Free Wi-fi at West Kowloon terminus ‘not a risk’ transport minister says, but service provider admits it will give your personal data to Chinese authorities
Fear and confusion emerges over whether users of free internet service at city station for Guangzhou-Shenzhen-Hong Kong Express Rail Link risk having personal data sent to mainland
Hong Kong’s transport minister Frank Chan Fan has played down concerns over the security of free public Wi-fi at the new West Kowloon terminus for the cross-border high-speed rail, and said passengers’ personal data would not be passed to “other people”.
But, confusion reigned on Wednesday as the terms and conditions listed by Comba Telecom, which provides the Wi-fi, required users to agree to the firm collecting passengers’ names, telephone numbers, email addresses, and information on the websites they visited.
Meanwhile, lawmaker Michael Tien Puk-sun, a former chairman of Kowloon-Canton Railway Corporation, said people were making a “big fuss” over nothing.
Chan’s assurance came after fears emerged that people’s personal data would be automatically transferred to mainland authorities, once they connect to the free Wi-fi service for the Guangzhou-Shenzhen-Hong Kong Express Rail Link.
“For those who use the express rail’s Wi-fi service within the Hong Kong territory, their personal information would not be passed to other people,” Chan said, during an impromptu visit to the terminus.
“I think the MTR Corporation hasn’t made it clear enough about this Wi-fi policy. It will clarify this matter at a later date.”
Tien focused his criticism on those he said were making a fuss, even though they knew they would eventually face the prospect of having their data shared with mainland authorities once they crossed the border.
“I think people are making a big fuss,” he said. “We all know that once we cross the border and enter the mainland soil, we are subject to the scrutiny of the mainland authorities when using the mainland’s Wi-fi service.
“This has been understood. You can’t escape that unless you don’t travel to the mainland, or you don’t use the mainland Wi-fi service.”
An MTR spokeswoman confirmed when passengers connected to the free Wi-fi service of the high-speed rail within the Hong Kong territory, their personal data would not be passed over to the mainland authorities.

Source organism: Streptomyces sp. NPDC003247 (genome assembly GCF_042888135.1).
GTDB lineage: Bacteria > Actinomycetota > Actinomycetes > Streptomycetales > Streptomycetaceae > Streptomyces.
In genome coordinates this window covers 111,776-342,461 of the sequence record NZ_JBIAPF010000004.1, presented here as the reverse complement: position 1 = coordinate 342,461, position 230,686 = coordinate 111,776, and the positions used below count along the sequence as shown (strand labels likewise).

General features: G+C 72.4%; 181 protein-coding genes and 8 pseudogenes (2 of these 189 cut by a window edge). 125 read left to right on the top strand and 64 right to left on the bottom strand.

“Once the train enters the mainland territory, this service will be subject to mainland laws and regulations. Users will then be requested to log in again. Passengers may choose to use the service again, and if they do so, they are required to comply with the relevant mainland laws and regulations,” she said.
She added that there were some ambiguities in the personal information collection statement issued by Comba and the MTR Corp had already requested it revise the statement.
The Wi-fi service for the HK$84.4-billion (US$10.8 billion) express rail link is provided by Comba Telecom, a Hong Kong listed company, under a contract valued at more than HK$35 million.
Under the agreement with the MTR Corp, the telecom firm will provide Wi-fi for passengers at the West Kowloon terminus, and on-board the nine Vibrant Express trains serving the railway.
Comba said it will collect a variety of data on people who use its service, with that information primarily used for handling inquiries and complaints.
The information and personal data, which the company shares with third parties “inside or outside Hong Kong”, will be used for research, statistical and behavioural analysis, and improving the firm’s service.
Among the third parties the firm identifies are the Hong Kong government, the mainland government, or its authorised agencies, with information being provided in connection with any investigation for the purpose of preventing or detecting crimes.
Users must agree to the terms and conditions, disclaimer and the privacy data statement before they can access the free service.
Privacy Commissioner Stephen Wong Kai-yi said the policy adopted by Comba was in line with the common approach taken by other service providers.
He said any Wi-fi service providers in Hong Kong were subject to the city’s privacy laws, with regard to the collection and use of personal data, which should not be excessive. They should also be transparent.
“When Wi-fi service providers are collecting personal data, they must ensure to keep users informed about the purposes of the data collection,” he said.
He advised users to have a good grasp of the provider’s personal data collection policy before using the Wi-fi service.
Tickets sales for the rail link are still slow, with a total of 3,886 tickets sold on Tuesday, the second day of the pre-sale. As of 7.30pm on Wednesday, 1,833 had been sold.